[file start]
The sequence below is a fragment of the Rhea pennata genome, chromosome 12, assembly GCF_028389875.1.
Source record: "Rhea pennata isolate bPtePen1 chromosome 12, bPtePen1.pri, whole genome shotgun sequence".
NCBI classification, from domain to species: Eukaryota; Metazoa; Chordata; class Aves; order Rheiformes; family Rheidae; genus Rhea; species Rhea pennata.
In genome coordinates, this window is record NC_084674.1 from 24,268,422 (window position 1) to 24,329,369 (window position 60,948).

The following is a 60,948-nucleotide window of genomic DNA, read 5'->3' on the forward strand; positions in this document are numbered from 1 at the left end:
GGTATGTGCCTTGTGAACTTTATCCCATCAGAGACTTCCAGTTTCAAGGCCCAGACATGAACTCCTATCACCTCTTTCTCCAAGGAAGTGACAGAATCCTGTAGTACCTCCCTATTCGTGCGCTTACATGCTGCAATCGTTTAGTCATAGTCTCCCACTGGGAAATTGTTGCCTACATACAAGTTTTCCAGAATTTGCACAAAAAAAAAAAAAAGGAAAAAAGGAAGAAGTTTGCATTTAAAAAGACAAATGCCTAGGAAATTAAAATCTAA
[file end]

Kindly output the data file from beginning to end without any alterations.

The sequence below is a fragment of the Rhea pennata genome, chromosome 12, assembly GCF_028389875.1.
Source record: "Rhea pennata isolate bPtePen1 chromosome 12, bPtePen1.pri, whole genome shotgun sequence".
NCBI classification, from domain to species: Eukaryota; Metazoa; Chordata; class Aves; order Rheiformes; family Rheidae; genus Rhea; species Rhea pennata.
In genome coordinates, this window is record NC_084674.1 from 24,268,422 (window position 1) to 24,329,369 (window position 60,948).

The following is a 60,948-nucleotide window of genomic DNA, read 5'->3' on the forward strand; positions in this document are numbered from 1 at the left end:
GGTATGTGCCTTGTGAACTTTATCCCATCAGAGACTTCCAGTTTCAAGGCCCAGACATGAACTCCTATCACCTCTTTCTCCAAGGAAGTGACAGAATCCTGTAGTACCTCCCTATTCGTGCGCTTACATGCTGCAATCGTTTAGTCATAGTCTCCCACTGGGAAATTGTTGCCTACATACAAGTTTTCCAGAATTTGCACAAAAAAAAAAAAAAGGAAAAAAGGAAGAAGTTTGCATTTAAAAAGACAAATGCCTAGGAAATTAAAATCTAA